Japan also has many ‘cuddle cafes’ – which you can spend time cuddling something - from dogs, cats, bunnies, hedgehogs to even human beings. The company Soineya, is a well known Japanese brand offering some human cuddling experience. For a fee of about 3,000 yen, you can cuddle with someone for about 20 minutes. There are other extra services too (no, not the type you are thinking), and these are rather innocent and simple ones, such as pats on your back or lying your head on a girl’s knees, for an additional fee.
Such easy and widespread services, however, are only temporary solutions to a serious social problem growing in Japan. In many ways, they may be viewed as cruel alternatives, taking advantage of people at their weak and vulnerable states for a bit of profit and do not help to solve the core issues of loneliness.
The future is looking bleak for the younger generation, especially for people in their 30s and 40s. These individuals are at a high risk of kodokushi as they are finding it increasingly difficult to get full time jobs due to the lack of specialized skills necessary for fast paced Japan. This lowers their sense of confidence, thus causing them to be withdrawn and to feel even more isolated from society, well before they reach their golden years.
Unlike the current elderly population, whom despite battling with loneliness, are still on old pension schemes (and thus can still afford basic living expenses), people in their 30s and 40s have to face the additional challenge of supporting themselves when they are no longer able to work due to old age.
As of now, there appears to be no immediate and effective solution to this dire problem. Cases of kodokushi in Japan will continue to rise - until the government and society is able to collectively increase their efforts to address the core issues behind why more and more people are heading towards the path of loneliness.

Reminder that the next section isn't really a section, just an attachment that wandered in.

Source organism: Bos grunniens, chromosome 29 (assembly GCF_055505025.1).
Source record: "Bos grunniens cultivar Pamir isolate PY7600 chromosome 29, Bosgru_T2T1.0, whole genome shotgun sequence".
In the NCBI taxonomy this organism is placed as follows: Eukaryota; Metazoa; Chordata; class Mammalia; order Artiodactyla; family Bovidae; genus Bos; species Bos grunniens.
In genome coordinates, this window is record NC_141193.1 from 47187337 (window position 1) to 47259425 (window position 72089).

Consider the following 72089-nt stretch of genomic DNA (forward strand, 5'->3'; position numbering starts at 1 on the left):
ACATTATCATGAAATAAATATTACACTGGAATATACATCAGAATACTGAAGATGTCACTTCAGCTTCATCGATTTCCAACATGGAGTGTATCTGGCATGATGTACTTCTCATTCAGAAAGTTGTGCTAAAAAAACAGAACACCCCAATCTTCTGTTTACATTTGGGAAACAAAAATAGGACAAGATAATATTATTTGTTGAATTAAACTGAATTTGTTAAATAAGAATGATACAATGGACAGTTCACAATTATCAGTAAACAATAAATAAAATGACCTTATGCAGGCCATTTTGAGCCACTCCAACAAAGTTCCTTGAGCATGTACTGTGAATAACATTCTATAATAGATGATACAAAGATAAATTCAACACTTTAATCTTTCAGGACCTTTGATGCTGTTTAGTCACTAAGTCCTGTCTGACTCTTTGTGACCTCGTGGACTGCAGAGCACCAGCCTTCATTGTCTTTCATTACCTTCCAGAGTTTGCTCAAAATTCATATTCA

*statistics from http://www.stat.go.jp/english/data/nenkan/1431-02.htm
Cynthia Zirkwitz from Vancouver Island, Canada on September 23, 2019:
Such a sad and interesting article. I appreciate how you laid out the information without attempting to assign blame or throw up your arms in hopelessness. Seeing the youths around the world rise up with fervor against climate change inspires me to believe that there are brighter times to come than we can see right now. Thanks for posting this.
Kawai (author) from Singapore on October 31, 2016:
Hi Grayghost, don't be disheartened...maybe you just haven met the right people? Keep positive - you never know what the future will hold...=)
grayghost on October 30, 2016:
weepingly sad :( that is my future also. people are so hard to deal with.
Kawai (author) from Singapore on May 10, 2016:
If possible, I would want to be independent when I get older..the nursing homes in my country are pretty depressing too..but I won't mind living in nice retirement homes (those that I see on the Telly). I wonder if they are really as nice as how they portray it on tv.
Thanks for dropping by..=)
Lana Adler from California on May 10, 2016:
Japan is such a fascinating country...here's yet another unknown facet of its culture. This phenomenon is sad, I agree, but I think it's becoming more and more widespread, especially in the developed countries.
I can understand not wanting to be a burden to the family, wanting to maintain your independence, which means a possibility of passing away unnoticed. In our country old people are placed in homes for the elderly, or retirement communities - out of sight out of mind, which is also not the most compassionate approach, but at least someone looks after them. I think I would rather live alone though than in a nursing home...
Kawai (author) from Singapore on May 09, 2016:
I think it's a mixture of both - people who choose to live alone and people who essentially have no choice..
If people choose to live alone and have a network of family and close friends, it would be good to develop a system to update others on how u are doing (e.g calling or texting a friend or family at least once a day). If something bad should occur, at least help can come much faster..
For those who simply have no choice, they would have to depend on social services to help them.however, there's always a problem of limited resources so help might not arrive as frequent or as quick as needed.
Thanks for reading! =)
KonaGirl from New York on May 09, 2016:
As an elderly person in the US, I find kodokushi something so sad. For myself, I do enjoy my time alone as I am often overwhelmed with "caring" friends. My family is a continent away and often want to intervene - to my dismay. I wonder is kodokushi something we choose or is it something that happens when there is no one we care to impose upon?